GeminiHeat wrote:
Let's denote the number of students majoring in both History and Philosophy as "x".
From the given information, we know that there are 310 students majoring in one or more subjects in arts. Out of these, 240 are majoring in History and 160 are majoring in Philosophy.
Since "x" students are majoring in both History and Philosophy, the number of students majoring in only History would be 240 - x, and the number of students majoring in only Philosophy would be 160 - x.
Now, we are also given that at least 20 students are majoring in neither History nor Philosophy. This means that the total number of students majoring in only History, only Philosophy, and both History and Philosophy should be less than or equal to 310 - 20 = 290.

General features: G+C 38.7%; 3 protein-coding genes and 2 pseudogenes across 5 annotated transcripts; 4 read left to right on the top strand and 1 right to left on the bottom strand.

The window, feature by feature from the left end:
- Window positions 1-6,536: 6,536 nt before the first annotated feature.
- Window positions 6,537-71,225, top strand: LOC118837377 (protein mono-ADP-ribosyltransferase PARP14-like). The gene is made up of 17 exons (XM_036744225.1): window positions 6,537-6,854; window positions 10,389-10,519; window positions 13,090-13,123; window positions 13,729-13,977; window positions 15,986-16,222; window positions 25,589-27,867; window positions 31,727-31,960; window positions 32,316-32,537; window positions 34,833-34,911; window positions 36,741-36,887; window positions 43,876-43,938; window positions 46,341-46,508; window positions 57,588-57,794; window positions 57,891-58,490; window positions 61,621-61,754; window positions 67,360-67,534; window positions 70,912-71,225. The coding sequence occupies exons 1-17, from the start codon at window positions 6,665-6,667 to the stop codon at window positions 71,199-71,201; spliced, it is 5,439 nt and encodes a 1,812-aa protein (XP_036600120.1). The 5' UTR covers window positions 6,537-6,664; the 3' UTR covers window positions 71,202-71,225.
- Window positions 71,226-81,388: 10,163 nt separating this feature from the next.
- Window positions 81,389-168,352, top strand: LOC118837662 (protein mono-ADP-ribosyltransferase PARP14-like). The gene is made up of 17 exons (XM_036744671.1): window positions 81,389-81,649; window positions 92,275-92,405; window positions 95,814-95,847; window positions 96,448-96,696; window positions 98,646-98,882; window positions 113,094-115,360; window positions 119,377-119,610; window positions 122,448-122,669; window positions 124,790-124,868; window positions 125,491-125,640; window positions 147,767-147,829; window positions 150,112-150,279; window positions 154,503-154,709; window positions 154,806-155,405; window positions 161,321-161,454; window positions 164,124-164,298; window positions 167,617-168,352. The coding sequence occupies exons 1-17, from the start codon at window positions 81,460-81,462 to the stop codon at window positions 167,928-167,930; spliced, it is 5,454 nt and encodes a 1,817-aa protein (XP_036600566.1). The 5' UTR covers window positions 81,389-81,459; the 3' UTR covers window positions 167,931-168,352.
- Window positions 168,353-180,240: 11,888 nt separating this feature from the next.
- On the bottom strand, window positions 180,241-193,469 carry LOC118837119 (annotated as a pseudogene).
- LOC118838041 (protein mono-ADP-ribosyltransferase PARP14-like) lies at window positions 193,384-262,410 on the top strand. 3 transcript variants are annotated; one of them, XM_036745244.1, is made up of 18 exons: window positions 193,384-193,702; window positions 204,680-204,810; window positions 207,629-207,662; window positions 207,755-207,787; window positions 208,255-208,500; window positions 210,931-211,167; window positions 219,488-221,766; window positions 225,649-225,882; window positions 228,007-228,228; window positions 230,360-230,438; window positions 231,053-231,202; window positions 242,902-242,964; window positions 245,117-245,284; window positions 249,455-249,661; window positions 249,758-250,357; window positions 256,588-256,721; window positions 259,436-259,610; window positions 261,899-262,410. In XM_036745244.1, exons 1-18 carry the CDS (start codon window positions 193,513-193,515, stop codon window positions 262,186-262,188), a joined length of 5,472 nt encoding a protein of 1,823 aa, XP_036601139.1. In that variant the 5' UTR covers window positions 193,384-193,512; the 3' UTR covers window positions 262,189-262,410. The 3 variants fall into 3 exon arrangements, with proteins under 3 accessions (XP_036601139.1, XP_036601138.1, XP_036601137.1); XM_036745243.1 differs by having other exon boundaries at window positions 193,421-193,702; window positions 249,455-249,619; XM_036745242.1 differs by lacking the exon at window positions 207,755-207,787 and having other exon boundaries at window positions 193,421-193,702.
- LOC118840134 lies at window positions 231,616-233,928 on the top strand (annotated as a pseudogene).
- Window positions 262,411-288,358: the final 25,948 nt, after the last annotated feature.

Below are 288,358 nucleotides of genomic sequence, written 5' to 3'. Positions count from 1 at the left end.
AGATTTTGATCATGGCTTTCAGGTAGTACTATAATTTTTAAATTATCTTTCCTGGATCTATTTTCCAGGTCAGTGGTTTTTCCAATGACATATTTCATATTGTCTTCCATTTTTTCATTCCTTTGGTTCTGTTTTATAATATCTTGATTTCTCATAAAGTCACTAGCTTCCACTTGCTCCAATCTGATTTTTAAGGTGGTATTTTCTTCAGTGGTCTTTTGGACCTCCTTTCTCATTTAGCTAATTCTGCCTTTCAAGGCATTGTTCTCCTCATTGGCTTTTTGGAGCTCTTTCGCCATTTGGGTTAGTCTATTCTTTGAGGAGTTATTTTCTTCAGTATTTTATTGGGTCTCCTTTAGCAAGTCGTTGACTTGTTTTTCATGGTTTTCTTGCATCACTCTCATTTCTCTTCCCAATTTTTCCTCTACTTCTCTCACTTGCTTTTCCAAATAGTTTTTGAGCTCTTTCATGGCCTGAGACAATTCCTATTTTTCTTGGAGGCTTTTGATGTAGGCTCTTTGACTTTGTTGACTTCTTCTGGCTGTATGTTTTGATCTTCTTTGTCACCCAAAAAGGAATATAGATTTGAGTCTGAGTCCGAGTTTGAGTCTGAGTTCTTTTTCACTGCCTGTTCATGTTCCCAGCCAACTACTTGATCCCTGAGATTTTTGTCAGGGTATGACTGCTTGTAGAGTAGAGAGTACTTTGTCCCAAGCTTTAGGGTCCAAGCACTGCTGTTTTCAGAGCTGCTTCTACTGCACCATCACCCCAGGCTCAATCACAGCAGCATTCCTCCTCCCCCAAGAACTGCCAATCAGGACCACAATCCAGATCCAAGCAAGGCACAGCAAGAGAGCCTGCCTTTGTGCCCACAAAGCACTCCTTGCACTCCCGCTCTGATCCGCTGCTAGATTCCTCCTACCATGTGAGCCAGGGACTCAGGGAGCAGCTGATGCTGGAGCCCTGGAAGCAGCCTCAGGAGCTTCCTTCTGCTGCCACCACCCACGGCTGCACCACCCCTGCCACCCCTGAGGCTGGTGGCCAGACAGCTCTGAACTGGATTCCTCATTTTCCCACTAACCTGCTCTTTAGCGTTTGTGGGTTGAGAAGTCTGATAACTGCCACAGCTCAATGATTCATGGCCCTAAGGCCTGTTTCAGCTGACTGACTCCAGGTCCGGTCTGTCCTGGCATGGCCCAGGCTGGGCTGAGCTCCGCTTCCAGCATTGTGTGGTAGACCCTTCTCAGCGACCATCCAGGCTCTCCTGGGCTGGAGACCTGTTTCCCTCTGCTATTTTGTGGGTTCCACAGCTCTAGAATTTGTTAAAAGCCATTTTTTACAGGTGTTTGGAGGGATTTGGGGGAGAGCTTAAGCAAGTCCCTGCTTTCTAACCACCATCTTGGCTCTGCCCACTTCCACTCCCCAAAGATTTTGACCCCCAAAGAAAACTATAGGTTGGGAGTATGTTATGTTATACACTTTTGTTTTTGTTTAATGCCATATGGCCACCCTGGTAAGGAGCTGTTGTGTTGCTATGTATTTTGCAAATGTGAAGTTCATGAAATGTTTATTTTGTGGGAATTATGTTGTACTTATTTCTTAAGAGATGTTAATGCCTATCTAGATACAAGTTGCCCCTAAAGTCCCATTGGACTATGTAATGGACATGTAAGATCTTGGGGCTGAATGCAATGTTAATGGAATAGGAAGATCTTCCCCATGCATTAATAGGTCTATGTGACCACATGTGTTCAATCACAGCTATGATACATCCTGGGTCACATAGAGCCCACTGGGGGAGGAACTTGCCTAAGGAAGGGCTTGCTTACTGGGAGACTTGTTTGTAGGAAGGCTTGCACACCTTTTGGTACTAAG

So, we can write the inequality as:
(240 - x) + (160 - x) + x ≤ 290
400 - x ≤ 290
x ≥ 110
Therefore, the number of students majoring in both History and Philosophy could be any number from 110 to 160, which corresponds to the option: 110 to 160.
This is very useful, thank you! But how do you rule out Option E because even that range contains 110?
I thought of it as 310 = History + Phil + Other - both = 240+160+20 - both = 430 - both.
=> Both = 120.
so, the range should be as tight towards 110 to 120, which is only option D.
Carcass, what do you think, sir?